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Monitoring: Difference between revisions
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Revision as of 19:09, 17 April 2019
Monitoring is a multi-faceted topic covering testing and collecting metrics to audit the availability and performance of networks, servers, and clustered applications, as well as processing collected data for fault detection, notification, graphing, capacity planning, and analytics.
- Operations: to discover and diagnose problems or attacks/compromises, and for capacity planning
- Developers: for debugging, for discovery of problems with features/systems
- Other departments: to track business metrics
- Users: to check status of outages/components
- Availability monitoring
- Performance monitoring
- Business metric analytics
- Security incident detection
- Security auditing
- Easy to add metrics
- Easy for non-ops to make alerts and graphs
- Detect aberrant behavior without describing static thresholds for each metric: Holt-Winters forecasting or similar
- Clustering strategy for capacity, HA, and multi-datacenter support
- Consistent and consolidated metrics collection and storage: one agent, one storage engine
Monitoring is both art and science. The art of monitoring involves making value judgements. Qualified users should be able to perform these tasks without making changes to Puppet:
- define computed metrics
- define dependencies
- define graphs and dashboards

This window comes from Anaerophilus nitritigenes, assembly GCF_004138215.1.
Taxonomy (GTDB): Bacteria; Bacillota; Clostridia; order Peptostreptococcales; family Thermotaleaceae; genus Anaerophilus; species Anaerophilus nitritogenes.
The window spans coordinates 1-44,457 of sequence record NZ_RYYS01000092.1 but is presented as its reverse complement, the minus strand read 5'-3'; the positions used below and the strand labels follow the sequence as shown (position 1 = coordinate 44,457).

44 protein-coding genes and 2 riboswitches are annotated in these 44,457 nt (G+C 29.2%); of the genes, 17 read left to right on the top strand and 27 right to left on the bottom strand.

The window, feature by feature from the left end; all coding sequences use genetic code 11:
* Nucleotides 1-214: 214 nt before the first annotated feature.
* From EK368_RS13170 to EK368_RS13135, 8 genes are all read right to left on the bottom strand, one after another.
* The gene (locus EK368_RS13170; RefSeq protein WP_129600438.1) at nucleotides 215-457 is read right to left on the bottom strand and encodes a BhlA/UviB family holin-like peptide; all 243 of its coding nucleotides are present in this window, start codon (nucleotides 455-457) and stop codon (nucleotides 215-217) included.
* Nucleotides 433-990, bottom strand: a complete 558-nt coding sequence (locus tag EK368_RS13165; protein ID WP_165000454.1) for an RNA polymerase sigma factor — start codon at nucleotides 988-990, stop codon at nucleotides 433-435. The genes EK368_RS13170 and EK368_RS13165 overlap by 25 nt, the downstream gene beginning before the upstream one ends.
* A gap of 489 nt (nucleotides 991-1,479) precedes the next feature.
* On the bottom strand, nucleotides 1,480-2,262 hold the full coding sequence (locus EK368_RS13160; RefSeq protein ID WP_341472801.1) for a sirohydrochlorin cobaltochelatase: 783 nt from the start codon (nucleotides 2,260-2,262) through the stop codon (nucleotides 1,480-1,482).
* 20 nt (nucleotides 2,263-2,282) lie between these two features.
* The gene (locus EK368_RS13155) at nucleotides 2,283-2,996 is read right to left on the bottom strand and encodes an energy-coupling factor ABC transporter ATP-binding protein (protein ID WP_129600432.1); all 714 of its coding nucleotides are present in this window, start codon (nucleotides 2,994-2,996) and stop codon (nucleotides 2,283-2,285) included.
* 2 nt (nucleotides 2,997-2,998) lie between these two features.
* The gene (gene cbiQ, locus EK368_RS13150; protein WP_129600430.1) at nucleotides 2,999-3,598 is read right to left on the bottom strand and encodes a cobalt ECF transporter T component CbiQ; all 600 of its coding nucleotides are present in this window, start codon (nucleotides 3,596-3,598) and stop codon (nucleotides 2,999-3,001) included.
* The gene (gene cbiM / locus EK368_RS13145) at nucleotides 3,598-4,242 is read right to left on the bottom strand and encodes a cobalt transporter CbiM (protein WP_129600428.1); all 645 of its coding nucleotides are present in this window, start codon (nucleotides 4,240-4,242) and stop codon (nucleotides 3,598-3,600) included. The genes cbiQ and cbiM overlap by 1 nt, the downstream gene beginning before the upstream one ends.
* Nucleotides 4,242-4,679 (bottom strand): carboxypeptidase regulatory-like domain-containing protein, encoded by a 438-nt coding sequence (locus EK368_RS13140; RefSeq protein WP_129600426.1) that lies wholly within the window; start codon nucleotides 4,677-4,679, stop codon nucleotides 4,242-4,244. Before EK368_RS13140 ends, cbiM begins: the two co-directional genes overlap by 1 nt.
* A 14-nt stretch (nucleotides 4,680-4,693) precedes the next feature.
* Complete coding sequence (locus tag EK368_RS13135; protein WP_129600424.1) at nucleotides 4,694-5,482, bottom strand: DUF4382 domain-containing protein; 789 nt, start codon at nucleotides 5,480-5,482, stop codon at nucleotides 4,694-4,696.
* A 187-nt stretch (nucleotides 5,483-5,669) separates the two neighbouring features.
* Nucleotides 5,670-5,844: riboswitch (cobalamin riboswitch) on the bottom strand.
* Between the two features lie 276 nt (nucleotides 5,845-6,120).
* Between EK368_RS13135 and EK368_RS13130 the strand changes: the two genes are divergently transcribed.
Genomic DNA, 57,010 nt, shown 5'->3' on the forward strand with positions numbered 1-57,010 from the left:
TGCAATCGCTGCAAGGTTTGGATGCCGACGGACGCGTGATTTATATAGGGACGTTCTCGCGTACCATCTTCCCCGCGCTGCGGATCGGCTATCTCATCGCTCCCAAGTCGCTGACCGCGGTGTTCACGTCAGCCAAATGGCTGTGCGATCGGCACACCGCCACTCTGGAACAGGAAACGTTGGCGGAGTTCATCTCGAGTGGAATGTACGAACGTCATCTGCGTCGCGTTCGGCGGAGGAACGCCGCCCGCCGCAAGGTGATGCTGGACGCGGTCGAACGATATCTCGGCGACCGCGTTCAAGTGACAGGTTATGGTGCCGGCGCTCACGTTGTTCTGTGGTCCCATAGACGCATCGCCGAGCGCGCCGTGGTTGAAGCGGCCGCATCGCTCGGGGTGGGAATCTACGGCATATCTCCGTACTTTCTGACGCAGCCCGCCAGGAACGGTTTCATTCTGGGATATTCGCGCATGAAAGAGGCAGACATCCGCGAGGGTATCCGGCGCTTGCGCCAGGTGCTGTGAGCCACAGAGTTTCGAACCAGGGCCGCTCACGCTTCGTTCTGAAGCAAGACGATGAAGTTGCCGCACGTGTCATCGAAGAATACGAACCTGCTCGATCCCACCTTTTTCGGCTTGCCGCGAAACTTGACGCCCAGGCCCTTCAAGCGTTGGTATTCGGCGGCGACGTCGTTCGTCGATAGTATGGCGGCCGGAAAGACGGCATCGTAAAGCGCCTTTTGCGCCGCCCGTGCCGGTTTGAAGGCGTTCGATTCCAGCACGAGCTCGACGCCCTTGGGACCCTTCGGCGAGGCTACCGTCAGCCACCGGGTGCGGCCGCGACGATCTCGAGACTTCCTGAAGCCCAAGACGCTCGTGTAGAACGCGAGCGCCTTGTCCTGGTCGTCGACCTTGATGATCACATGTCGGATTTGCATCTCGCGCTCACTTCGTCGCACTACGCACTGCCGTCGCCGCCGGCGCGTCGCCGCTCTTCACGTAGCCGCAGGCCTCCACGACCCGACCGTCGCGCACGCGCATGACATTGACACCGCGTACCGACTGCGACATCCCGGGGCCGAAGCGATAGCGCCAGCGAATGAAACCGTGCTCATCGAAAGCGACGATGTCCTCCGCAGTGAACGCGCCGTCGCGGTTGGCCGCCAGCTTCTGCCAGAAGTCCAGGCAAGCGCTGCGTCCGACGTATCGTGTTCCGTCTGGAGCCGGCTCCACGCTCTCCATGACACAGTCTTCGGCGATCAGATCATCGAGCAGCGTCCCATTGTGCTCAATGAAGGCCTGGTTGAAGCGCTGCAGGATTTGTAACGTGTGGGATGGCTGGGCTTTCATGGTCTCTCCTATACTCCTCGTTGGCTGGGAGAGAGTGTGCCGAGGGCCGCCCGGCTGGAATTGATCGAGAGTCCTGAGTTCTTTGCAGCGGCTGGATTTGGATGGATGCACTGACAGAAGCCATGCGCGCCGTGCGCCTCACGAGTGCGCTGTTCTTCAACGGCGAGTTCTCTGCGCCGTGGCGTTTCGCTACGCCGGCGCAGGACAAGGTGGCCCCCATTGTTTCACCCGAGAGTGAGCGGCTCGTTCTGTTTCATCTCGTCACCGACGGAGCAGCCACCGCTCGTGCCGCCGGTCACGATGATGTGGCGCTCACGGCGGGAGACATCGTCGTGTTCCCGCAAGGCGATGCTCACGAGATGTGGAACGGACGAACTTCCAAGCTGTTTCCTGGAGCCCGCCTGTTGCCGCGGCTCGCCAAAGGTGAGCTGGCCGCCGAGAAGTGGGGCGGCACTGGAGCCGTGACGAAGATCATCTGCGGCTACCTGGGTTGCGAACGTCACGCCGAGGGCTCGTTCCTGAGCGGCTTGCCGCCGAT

- define alert conditions
The science of monitoring should be handled by software managed by Puppet, and agnostic to the metrics themselves:
- collect the data
- transport the data
- store the data
- generate events based on the data
- generate alerts based on conditions
- generate notifications based on dependencies
- display the data: provide UI, draw graphs
Contemporary design of a large-scale monitoring infrastructure divides the task among several subcomponents:
- Agent / sensor / collector: A daemon or service normally run on each node to be monitored, periodically collecting metrics from the kernel and application-specific plugins and forwarding them to a broker or directly to a storage engine. These should replace Gmond, NSCA, NRPE.
- Collectd (C) and Diamond (Python) are both popular packages which deliver similar sets of metrics.
- Aggregator / broker: Routes all locally collected metrics to a queue, event processor, or storage engine. May batch or summarize the data.
- Statsd: Summarizes data (sum, avg) to minimize network load, which may or may not be acceptable. Can cache metrics in case of network fail.
- Collectd: Native networking support supports multicast, crypto, proxying. Accepts statsd-format metrics via input plugin. Caching optional with AMQP output.
- RabbitMQ: Collectd, Diamond, and Statsd can all output via AMQP to RabbitMQ, decoupling metric submission from metric processing.
- Kafka: Already in use for Analytics, offers log replay. Perhaps this service should be used for all metrics. Would require writing plugins for Statsd or Collectd.
- Storage engine: RRD files, the popular metric storage of the last decade, are showing their age. Two challengers have appeared:
- Carbon/Whisper: Graphite's time series database service and storage format
- OpenTSDB: An open source implementation similar to Google's Borgmon storage engine, runs atop HBase.
- State engine / event processor: In addition to narrowly focused event processing packages, this functionality together with a poller forms the core of many monolithic monitoring packages. There is the possibility to process events as they received by the storage engine, or by asynchronously examining stored metrics:
- Icinga: Can actively poll services, indirectly poll via check_carbon, or operate asynchronously via NSCA, event broker plugins, etc. Clustering design contains a SPOF called the Central Monitoring Server.